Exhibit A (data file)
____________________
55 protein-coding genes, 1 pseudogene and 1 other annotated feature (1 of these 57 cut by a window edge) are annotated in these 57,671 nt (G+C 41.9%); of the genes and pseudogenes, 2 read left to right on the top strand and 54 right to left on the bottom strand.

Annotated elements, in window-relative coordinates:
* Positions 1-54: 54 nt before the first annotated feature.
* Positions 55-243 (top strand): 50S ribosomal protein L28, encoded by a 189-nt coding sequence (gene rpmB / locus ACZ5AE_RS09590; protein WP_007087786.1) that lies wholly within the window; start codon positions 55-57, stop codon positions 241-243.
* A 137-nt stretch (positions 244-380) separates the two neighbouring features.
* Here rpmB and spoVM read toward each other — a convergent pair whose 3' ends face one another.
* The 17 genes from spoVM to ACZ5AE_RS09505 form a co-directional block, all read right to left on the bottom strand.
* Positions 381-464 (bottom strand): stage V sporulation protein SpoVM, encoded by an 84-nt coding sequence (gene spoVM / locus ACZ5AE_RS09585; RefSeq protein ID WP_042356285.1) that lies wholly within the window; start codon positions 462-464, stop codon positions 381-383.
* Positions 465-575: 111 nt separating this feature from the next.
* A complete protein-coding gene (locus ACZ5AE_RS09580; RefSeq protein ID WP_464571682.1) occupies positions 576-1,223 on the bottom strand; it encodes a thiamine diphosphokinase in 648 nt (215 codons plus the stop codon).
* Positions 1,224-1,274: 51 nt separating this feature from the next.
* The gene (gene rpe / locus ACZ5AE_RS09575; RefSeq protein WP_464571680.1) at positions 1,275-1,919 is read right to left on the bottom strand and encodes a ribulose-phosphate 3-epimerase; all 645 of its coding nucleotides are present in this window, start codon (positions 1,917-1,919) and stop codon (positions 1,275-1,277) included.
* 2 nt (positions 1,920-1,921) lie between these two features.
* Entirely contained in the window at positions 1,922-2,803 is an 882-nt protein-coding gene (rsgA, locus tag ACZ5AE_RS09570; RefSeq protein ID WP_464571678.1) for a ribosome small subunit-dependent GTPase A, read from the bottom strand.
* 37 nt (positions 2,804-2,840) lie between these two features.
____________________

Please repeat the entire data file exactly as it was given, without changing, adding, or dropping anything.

55 protein-coding genes, 1 pseudogene and 1 other annotated feature (1 of these 57 cut by a window edge) are annotated in these 57,671 nt (G+C 41.9%); of the genes and pseudogenes, 2 read left to right on the top strand and 54 right to left on the bottom strand.

Annotated elements, in window-relative coordinates:
* Positions 1-54: 54 nt before the first annotated feature.
* Positions 55-243 (top strand): 50S ribosomal protein L28, encoded by a 189-nt coding sequence (gene rpmB / locus ACZ5AE_RS09590; protein WP_007087786.1) that lies wholly within the window; start codon positions 55-57, stop codon positions 241-243.
* A 137-nt stretch (positions 244-380) separates the two neighbouring features.
* Here rpmB and spoVM read toward each other — a convergent pair whose 3' ends face one another.
* The 17 genes from spoVM to ACZ5AE_RS09505 form a co-directional block, all read right to left on the bottom strand.
* Positions 381-464 (bottom strand): stage V sporulation protein SpoVM, encoded by an 84-nt coding sequence (gene spoVM / locus ACZ5AE_RS09585; RefSeq protein ID WP_042356285.1) that lies wholly within the window; start codon positions 462-464, stop codon positions 381-383.
* Positions 465-575: 111 nt separating this feature from the next.
* A complete protein-coding gene (locus ACZ5AE_RS09580; RefSeq protein ID WP_464571682.1) occupies positions 576-1,223 on the bottom strand; it encodes a thiamine diphosphokinase in 648 nt (215 codons plus the stop codon).
* Positions 1,224-1,274: 51 nt separating this feature from the next.
* The gene (gene rpe / locus ACZ5AE_RS09575; RefSeq protein WP_464571680.1) at positions 1,275-1,919 is read right to left on the bottom strand and encodes a ribulose-phosphate 3-epimerase; all 645 of its coding nucleotides are present in this window, start codon (positions 1,917-1,919) and stop codon (positions 1,275-1,277) included.
* 2 nt (positions 1,920-1,921) lie between these two features.
* Entirely contained in the window at positions 1,922-2,803 is an 882-nt protein-coding gene (rsgA, locus tag ACZ5AE_RS09570; RefSeq protein ID WP_464571678.1) for a ribosome small subunit-dependent GTPase A, read from the bottom strand.
* 37 nt (positions 2,804-2,840) lie between these two features.